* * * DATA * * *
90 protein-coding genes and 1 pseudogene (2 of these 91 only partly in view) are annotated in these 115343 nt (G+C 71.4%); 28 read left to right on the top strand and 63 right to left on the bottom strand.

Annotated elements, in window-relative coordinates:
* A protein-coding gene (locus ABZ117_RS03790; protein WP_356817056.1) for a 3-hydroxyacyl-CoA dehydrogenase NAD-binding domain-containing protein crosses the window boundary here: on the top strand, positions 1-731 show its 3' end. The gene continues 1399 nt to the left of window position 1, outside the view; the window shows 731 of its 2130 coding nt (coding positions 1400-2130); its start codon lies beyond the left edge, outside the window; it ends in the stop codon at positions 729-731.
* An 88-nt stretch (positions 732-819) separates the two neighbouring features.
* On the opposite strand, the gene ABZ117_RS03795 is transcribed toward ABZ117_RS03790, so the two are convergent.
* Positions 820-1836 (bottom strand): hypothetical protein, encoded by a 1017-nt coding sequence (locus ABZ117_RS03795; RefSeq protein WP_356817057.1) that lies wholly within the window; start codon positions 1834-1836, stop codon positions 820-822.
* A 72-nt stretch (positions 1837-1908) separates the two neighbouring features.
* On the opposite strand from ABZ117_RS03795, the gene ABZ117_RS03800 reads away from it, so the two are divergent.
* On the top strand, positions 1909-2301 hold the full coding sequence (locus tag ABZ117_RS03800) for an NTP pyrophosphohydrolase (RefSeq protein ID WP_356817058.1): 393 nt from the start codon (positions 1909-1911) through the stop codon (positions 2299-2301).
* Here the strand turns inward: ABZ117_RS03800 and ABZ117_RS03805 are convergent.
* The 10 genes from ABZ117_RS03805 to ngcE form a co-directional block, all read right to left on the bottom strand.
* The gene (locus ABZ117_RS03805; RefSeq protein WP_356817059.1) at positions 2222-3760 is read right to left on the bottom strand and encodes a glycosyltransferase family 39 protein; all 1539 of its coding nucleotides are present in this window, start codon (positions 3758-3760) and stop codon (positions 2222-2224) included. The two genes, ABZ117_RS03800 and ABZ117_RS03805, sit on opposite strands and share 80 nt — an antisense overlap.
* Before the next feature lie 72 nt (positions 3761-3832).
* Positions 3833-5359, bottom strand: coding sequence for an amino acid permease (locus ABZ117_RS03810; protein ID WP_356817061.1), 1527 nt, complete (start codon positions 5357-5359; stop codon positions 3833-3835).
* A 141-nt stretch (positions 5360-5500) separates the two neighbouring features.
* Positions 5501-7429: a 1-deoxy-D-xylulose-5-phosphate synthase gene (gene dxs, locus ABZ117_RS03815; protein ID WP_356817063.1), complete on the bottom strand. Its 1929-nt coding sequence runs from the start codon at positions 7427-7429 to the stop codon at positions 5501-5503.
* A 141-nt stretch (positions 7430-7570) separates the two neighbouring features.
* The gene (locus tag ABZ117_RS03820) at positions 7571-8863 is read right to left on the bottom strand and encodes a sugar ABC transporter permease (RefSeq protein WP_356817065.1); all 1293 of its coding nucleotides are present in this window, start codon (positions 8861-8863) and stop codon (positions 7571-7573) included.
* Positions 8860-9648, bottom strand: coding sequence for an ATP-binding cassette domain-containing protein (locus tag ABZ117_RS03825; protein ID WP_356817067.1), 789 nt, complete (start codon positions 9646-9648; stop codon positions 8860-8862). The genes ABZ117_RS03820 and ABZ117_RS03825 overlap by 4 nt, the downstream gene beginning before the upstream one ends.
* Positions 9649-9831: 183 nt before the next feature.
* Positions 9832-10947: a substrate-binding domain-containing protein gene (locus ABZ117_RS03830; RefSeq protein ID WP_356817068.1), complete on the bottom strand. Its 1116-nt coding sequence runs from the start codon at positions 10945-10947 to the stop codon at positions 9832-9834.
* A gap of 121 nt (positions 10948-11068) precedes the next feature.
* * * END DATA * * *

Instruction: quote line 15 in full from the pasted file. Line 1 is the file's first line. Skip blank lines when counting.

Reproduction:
* A 141-nt stretch (positions 5360-5500) separates the two neighbouring features.